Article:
Published May 5, 2021
Like most young married couples, Callum and Nikki McKeefery describe the months and days leading up to the birth of their son, Hudson, as exciting, hopeful and filled with anticipation.
“I had a really easy pregnancy and delivery,” recalls Nikki.
Hudson, born in 2016, was the perfect baby in their eyes, and they had no reason to be concerned. As he grew during his first year, however, they began to realize that he was struggling to achieve milestones typical of infant development.
“By six months he hadn’t gained head control, and he wasn’t reaching or rolling over as expected,” says Nikki.
The couple started searching for a doctor who could help Hudson.
They took him to see a multitude of pediatricians, therapists and specialists in Orange County, California, where Nikki grew up and where Hudson was born, and in Leicester, England, where Callum hailed from and where the couple called home and based their successful business.
In his first years of life, Hudson endured magnetic resonance imaging (MRI) scans, electroencephalogram (EEG) tests, and numerous blood draws in the hopes of finding a cause for his developmental delays.
“Hudson handled everything so well,” Nikki recalls, fighting back tears. “But no one had any information for us. It was deflating, and we felt really lost.”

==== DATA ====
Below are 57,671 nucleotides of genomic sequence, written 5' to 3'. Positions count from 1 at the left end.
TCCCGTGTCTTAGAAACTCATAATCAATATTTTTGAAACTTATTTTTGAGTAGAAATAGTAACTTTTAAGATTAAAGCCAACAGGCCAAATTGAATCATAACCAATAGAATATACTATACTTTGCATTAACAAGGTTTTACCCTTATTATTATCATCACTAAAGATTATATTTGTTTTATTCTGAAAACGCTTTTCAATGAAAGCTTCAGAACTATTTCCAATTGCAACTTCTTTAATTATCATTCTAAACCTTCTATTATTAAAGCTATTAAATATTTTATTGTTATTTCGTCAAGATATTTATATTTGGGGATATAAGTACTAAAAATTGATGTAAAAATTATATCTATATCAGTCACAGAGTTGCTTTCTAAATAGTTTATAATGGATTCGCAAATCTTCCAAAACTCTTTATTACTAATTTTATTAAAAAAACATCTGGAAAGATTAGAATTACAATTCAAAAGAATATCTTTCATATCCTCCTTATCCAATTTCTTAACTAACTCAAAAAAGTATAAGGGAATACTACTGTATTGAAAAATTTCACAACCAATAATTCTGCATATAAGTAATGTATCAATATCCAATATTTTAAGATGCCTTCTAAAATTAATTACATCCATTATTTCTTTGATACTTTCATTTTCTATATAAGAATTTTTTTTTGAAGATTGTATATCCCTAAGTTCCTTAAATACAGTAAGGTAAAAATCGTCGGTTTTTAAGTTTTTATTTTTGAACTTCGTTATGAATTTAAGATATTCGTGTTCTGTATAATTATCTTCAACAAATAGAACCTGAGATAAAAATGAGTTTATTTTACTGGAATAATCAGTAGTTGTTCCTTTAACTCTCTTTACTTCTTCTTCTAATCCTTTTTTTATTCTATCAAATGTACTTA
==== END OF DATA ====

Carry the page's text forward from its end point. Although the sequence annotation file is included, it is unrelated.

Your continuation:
Then, results from the 100,000 Genomes Project, coordinated by Genomics England, diagnosed Hudson with a rare genetic mitochondrial disorder — flavoprotein ferredoxin reductase (FDXR) mutation.
The McKeeferys’ physician in the U.K. gave them a research paper by Taosheng Huang, chief of the Division of Genetics in the Department of Pediatrics at the Jacobs School of Medicine and Biomedical Sciences. In the paper, Huang described his work in this specialized area of genetics, and they immediately reached out to the renowned scientist.
“It’s his life’s work; he’s knowledgeable, compassionate and understanding,” Nikki says. “He’s the only person working in this specific field.”
A few weeks before the COVID-19 pandemic shut down travel from Europe, the family flew to the U.S. to connect with Huang.
“Time is critical,” Nikki says. “The sooner we can get Hudson help, the better.”
Feeling heartened and hopeful by their interactions with Huang, the McKeeferys made the decision to donate $1 million to the Jacobs School to develop a national and international patient registry for FDXR genetic mutation research, as well as to establish and equip Huang’s laboratory to further research the FDXR genetic mutation.
“Mitochondrial dysfunction lies behind many neurodegenerative disorders,” Huang explains. “This significant investment will accelerate research, with the ultimate goal of bringing medications and therapeutics from the lab to the bedside for FDXR patients.”
Steven E. Lipshultz, A. Conger Goodyear Professor and chair of the Department of Pediatrics in the Jacobs School, adds: “The McKeefery family’s philanthropic leadership demonstrates a sincere dedication to innovative medical discoveries. Thanks to their support, Dr. Huang and the Division of Genetics will vastly expand its leading-edge scientific and clinical expertise in genomic medicine.”
For the McKeeferys, the commitment is as practical as it is heartfelt: “The best way for us to help our son, and other families like ours, is to support Dr. Huang and the science,” says Nikki. “He is our main source of hope.”
The McKeeferys’ gift is part of the Boldly Buffalo campaign. Read about the campaign.